Depends on who you ask.
The deal struck will be seen by both sides as a compromise, and the hard core on both sides will grumble that their side caved. Well, that’s what a compromise is all about. No one ends up perfectly happy, but at least — for now — we still have a system that protects the minority.
Frankly, I think the Republicans will have a tougher time explaining this to their constituents and their hard-core supporters than the Democrats will. Oh, sure, Sen. Frist and even Bush will say that they got what they wanted, but they will have to do some fast talking to the likes of Rush Limbaugh and the Christianists (Gary Bauer and James Dobson, for example) to placate them — they promised absolute power and they didn’t deliver. Even now, Sen. McConnell is saying that “all options are still on the table.” Nice bluff, Mitch. They read the tea leaves (see the poll below) and it was obvious to a dead man that they were on the wrong side of this issue.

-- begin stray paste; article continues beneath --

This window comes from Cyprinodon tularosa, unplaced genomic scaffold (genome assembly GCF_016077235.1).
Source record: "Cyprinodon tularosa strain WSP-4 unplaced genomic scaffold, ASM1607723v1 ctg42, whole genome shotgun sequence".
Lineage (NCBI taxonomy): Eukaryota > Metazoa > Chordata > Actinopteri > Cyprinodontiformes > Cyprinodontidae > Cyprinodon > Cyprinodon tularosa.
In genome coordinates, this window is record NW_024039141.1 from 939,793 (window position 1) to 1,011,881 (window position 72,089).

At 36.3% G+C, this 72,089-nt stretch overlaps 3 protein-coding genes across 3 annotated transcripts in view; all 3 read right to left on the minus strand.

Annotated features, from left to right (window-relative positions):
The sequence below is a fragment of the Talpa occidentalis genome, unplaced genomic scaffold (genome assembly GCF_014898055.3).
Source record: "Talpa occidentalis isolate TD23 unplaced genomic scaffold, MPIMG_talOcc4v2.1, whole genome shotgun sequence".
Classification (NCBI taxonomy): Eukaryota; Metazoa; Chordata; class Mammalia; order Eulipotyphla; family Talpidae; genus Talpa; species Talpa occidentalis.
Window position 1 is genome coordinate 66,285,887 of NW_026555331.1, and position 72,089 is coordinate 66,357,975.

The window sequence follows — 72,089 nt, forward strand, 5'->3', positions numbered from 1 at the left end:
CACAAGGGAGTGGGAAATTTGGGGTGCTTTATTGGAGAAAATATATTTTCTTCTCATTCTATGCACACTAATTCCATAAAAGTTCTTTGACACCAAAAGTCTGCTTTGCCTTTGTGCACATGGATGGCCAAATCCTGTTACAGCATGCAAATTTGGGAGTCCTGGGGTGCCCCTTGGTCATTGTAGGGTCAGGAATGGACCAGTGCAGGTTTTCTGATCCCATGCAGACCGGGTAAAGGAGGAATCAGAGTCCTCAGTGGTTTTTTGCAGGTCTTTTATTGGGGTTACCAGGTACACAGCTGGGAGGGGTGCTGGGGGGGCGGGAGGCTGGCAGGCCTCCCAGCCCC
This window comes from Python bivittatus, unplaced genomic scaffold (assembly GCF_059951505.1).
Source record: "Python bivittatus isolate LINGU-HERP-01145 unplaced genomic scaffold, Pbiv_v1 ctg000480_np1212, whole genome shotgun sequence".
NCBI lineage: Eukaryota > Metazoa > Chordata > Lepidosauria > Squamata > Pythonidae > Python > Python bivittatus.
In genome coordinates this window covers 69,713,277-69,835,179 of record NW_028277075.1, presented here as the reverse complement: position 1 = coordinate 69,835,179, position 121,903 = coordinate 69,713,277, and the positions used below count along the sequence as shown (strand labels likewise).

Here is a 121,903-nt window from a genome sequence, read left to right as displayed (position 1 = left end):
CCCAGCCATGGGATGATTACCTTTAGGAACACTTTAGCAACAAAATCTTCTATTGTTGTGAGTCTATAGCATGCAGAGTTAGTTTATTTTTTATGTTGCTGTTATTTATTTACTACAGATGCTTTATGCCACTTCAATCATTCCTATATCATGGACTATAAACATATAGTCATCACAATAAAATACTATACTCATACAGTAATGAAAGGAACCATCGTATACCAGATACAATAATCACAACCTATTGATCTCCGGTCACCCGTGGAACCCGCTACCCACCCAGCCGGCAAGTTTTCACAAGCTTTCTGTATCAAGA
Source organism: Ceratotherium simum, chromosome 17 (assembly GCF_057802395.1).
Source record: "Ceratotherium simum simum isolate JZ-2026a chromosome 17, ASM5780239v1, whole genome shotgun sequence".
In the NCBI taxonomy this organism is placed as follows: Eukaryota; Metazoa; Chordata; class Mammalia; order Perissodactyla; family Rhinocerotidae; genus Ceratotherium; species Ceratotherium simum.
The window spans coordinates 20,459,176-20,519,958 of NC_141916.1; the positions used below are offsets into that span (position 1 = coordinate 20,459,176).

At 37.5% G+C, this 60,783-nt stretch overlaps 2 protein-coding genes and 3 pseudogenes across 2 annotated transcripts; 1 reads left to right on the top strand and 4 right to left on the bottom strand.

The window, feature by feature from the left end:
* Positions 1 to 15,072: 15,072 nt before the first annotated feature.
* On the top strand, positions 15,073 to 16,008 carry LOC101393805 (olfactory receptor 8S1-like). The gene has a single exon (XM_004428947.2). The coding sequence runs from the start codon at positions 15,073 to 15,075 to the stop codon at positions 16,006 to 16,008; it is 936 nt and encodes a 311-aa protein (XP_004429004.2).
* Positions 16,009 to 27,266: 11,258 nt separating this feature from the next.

This is becoming a pattern for the Republicans — fire and fall back, fire and fall back. It’s happened on Social Security, Terri Schiavo, and now on the judicial appointments. Sooner or later they’re going to have to realize that their agenda just doesn’t fit with what the country wants. You’d think that by now they’d have figured it out, but you got to admire their persistence — and be glad they didn’t succeed.
I hope the Democrats have learned a valuable lesson here: standing up to a bully works. There is no need to cower and whimper in the corner. Even when the odds (and trust me, the Republicans can be very odd) are against you, you will win more battles than you will lose, and at least when you do suffer the inevitable loss, you will have stood your ground and come out bloodied but alive.
[Updated to add links.]